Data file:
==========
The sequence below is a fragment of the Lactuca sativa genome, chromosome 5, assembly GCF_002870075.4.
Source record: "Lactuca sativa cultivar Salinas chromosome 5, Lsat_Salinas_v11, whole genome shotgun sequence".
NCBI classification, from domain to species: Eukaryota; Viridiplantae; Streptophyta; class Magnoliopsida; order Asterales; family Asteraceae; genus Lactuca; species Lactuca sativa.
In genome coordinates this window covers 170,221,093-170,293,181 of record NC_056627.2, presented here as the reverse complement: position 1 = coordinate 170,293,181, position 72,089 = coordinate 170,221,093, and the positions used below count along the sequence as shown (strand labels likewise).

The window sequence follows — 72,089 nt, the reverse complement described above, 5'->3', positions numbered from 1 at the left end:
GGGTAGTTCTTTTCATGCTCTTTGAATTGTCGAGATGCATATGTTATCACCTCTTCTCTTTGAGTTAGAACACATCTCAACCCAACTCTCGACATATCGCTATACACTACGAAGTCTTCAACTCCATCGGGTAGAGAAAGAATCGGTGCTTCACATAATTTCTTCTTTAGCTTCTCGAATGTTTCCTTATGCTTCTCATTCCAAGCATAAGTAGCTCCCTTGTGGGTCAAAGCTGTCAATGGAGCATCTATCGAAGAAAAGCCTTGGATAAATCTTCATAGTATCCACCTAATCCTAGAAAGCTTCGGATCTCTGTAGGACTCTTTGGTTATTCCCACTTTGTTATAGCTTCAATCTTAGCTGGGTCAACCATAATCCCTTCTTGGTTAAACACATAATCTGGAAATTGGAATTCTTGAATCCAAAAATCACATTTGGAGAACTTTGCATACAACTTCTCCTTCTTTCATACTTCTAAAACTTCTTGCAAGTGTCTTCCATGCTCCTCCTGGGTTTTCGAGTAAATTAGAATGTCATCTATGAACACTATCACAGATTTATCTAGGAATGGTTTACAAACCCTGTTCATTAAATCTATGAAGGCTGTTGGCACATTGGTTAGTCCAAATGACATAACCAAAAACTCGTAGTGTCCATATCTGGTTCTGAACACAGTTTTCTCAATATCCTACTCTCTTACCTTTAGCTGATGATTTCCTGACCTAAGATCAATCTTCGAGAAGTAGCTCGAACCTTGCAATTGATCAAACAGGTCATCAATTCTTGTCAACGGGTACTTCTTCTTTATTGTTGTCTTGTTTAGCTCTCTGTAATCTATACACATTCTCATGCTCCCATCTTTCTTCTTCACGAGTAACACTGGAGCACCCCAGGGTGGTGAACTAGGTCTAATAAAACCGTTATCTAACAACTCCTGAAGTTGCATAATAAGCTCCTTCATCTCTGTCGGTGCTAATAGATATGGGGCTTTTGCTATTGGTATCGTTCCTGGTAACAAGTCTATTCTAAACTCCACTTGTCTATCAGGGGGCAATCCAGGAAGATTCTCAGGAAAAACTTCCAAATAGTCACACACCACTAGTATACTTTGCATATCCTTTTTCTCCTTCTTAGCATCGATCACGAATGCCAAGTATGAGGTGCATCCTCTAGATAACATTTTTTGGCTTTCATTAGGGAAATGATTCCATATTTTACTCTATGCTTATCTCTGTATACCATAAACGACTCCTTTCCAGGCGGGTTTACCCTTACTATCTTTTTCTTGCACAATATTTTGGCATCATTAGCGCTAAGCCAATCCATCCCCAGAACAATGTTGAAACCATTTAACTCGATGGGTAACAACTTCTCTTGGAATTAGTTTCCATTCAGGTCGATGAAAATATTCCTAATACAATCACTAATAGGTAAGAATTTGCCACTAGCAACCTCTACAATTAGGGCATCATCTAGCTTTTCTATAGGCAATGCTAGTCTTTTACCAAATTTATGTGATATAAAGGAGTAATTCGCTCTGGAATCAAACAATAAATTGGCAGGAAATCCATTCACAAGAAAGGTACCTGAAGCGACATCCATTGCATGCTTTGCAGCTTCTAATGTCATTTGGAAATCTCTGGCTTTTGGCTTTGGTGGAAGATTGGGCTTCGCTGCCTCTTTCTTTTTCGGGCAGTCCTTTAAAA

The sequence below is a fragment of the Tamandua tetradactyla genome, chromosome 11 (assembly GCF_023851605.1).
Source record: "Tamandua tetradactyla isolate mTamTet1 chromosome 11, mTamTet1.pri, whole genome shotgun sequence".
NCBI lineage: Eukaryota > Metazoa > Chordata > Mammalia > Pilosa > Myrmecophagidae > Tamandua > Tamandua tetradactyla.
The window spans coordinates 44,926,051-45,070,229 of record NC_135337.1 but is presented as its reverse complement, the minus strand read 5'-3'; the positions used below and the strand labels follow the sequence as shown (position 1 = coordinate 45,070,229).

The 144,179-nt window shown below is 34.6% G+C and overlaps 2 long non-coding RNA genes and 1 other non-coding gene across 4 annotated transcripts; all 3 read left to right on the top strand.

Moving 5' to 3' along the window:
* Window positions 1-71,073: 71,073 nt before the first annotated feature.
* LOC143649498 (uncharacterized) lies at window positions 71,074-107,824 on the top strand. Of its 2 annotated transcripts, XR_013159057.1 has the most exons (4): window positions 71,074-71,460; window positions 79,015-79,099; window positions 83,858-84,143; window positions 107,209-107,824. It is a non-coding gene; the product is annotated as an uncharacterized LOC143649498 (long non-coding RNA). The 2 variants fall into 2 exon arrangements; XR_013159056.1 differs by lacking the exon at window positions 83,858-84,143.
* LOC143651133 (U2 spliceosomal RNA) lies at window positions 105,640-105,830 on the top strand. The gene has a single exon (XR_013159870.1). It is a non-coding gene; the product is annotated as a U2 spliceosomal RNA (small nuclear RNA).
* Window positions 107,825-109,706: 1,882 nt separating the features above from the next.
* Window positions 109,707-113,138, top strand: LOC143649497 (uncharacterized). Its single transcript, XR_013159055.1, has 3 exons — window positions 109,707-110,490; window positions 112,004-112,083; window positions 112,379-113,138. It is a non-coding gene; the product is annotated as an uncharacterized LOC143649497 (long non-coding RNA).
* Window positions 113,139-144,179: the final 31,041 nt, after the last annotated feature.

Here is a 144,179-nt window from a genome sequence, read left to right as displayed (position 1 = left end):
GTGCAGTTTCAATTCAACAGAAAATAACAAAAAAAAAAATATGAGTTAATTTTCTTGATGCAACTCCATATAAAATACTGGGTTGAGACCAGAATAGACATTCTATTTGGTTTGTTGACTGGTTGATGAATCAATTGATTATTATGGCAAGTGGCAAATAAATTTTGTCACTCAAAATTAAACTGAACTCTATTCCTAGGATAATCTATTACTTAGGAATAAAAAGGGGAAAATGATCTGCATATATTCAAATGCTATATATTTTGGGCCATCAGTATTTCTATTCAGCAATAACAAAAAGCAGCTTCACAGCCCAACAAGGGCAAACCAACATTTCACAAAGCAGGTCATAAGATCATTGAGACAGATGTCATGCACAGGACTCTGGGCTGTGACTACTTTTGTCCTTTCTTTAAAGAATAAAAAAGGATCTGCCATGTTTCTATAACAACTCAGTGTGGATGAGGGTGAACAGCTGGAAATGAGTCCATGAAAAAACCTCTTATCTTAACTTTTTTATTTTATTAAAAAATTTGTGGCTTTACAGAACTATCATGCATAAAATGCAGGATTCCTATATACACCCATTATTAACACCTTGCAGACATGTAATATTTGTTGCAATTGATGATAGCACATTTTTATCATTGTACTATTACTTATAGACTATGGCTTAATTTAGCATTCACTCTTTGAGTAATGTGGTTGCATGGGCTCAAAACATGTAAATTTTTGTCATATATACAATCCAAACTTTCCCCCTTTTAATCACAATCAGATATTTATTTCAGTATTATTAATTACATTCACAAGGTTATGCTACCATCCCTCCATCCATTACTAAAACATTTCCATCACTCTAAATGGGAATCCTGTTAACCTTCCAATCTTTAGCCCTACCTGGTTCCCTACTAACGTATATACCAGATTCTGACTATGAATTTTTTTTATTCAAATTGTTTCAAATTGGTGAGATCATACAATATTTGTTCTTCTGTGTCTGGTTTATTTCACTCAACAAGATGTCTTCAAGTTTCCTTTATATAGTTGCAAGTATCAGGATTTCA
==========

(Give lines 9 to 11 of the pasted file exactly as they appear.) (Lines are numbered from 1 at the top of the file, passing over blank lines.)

NCBI lineage: Eukaryota > Metazoa > Chordata > Mammalia > Pilosa > Myrmecophagidae > Tamandua > Tamandua tetradactyla.
The window spans coordinates 44,926,051-45,070,229 of record NC_135337.1 but is presented as its reverse complement, the minus strand read 5'-3'; the positions used below and the strand labels follow the sequence as shown (position 1 = coordinate 45,070,229).

The 144,179-nt window shown below is 34.6% G+C and overlaps 2 long non-coding RNA genes and 1 other non-coding gene across 4 annotated transcripts; all 3 read left to right on the top strand.